• Modern jet fighters use all-moving tailplanes aka tailerons, which can move differentially, providing a powerful secondary roll input.
  • The F-15's lifting body works even when its wings lose it at zero AoA, reducing lift asymmetry.
  • There was a runway close enough to reach it on afterburners, and long enough to stop after landing at unusually high speed.

The engines and large all-moving tailplanes were able to overpower the asymmetric lift. It might not have worked, were the damage slightly different. The other necessary control input is using roll to compensate for asymmetric lift - on a fighter, it moves both the ailerons and the tailplanes, and the latter were working.

What makes such a feat impossible in most aircraft is:

  • Most subsonic, non-aerobatic, non-combat aircraft use fixed tails with elevators, which only move together - they can't affect roll.
  • Aileron forces on one wing are smaller than its lift, so the wing will still produce positive lift, rolling the plane towards the lost wing.
  • Cambered airfoils need negative AoA for zero lift, so the plane can't be flown in a straight line.

Jet fighters are uniquely equipped to handle this kind of emergency. Their thin supersonic airfoils work almost linearly across a wide range of AoA, and they have especially large control surfaces. Basically, their controls are more powerful than their wings.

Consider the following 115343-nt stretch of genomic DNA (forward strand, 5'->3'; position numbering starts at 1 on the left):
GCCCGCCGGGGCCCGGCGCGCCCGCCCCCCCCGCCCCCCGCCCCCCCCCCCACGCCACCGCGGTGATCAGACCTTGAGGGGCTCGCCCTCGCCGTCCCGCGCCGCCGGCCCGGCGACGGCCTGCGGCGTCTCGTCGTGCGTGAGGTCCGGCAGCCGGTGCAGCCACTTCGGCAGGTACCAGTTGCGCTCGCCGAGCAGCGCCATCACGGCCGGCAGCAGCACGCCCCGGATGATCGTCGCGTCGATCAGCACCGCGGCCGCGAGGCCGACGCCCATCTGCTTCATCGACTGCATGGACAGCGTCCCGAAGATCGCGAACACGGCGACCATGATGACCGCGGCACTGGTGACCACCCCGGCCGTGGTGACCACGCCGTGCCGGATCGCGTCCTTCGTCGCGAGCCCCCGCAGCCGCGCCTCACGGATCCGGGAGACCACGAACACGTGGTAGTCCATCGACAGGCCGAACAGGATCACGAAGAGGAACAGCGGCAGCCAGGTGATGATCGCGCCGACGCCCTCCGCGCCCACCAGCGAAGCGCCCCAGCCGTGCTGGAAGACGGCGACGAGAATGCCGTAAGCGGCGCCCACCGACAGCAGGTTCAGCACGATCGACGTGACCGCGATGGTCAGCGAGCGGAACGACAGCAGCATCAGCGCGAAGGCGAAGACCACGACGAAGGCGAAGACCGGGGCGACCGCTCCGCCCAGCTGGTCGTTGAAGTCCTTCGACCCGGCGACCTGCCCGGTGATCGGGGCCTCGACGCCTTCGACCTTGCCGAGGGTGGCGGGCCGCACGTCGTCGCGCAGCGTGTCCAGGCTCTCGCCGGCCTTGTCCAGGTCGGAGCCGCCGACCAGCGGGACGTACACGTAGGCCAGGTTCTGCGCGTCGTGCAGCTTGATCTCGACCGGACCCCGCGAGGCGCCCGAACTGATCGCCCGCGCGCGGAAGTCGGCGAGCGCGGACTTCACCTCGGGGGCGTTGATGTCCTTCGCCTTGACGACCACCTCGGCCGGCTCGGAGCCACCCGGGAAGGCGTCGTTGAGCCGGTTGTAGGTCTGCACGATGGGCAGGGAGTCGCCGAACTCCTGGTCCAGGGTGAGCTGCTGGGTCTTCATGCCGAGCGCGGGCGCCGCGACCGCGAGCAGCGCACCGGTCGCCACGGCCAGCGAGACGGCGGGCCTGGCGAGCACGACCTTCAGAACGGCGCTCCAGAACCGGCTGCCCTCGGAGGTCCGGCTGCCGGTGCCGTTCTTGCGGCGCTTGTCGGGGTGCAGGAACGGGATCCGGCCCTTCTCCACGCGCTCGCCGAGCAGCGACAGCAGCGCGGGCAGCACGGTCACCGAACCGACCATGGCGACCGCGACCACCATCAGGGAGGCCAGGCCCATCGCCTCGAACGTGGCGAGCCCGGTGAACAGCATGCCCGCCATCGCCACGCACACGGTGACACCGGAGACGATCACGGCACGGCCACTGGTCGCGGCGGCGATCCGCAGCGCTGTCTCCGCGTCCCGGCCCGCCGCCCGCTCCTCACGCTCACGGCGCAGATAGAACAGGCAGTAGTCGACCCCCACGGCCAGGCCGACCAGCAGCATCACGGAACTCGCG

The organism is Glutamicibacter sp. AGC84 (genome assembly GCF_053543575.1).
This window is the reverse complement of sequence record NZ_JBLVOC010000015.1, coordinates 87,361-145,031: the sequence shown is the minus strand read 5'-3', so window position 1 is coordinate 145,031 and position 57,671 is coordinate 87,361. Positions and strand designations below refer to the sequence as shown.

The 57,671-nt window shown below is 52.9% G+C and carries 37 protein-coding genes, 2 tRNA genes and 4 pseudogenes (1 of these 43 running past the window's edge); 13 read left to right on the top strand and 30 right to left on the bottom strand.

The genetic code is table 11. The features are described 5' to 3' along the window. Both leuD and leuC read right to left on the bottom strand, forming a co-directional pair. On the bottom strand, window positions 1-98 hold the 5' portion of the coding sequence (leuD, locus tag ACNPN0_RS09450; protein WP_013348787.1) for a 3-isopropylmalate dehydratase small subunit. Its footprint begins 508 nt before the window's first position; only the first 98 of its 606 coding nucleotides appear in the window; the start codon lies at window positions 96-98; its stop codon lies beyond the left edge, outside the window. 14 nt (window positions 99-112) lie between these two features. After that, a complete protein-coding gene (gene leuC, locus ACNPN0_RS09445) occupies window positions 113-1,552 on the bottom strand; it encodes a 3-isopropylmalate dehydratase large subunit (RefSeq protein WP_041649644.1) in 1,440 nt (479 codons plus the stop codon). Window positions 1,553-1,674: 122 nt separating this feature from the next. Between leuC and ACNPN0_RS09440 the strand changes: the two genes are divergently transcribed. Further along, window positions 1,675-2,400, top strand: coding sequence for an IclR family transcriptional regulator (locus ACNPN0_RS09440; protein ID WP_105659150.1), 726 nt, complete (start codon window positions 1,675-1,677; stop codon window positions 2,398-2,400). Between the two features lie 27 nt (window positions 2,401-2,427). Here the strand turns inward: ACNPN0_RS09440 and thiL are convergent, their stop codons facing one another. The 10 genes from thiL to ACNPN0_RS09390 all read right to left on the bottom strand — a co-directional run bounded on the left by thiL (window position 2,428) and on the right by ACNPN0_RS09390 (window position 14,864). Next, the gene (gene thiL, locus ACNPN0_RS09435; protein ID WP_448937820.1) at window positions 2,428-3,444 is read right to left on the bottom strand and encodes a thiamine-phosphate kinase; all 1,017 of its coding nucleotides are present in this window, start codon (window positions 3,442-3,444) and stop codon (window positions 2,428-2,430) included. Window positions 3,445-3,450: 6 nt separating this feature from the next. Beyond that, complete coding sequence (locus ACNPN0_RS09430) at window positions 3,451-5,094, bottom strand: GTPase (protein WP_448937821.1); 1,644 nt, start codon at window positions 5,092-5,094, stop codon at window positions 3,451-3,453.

The only planes without ejection seats or ballistic parachutes which have any chance to survive this might be high-end aerobatic or racing aircraft, some of which have stabilators (and some also have ejection seats). The input is essentially the same: go full throttle, counteract roll and spin, counteract whatever else is going on.

In any other aircraft, a crash is inevitable. It's impossible to make a versatile recommendation, but if you can't bail out, and still have any control, bleed energy while you can, and brace for impact.

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    $\begingroup$ Best advice to not die. $\endgroup$
    – Questor
    Commented May 31, 2023 at 15:06
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    $\begingroup$ If the wing hasn't quite fallen off, you could try the Neil Williams inverted Zlin approach: aopa.org/news-and-media/all-news/2020/october/pilot/… $\endgroup$ Commented May 31, 2023 at 19:00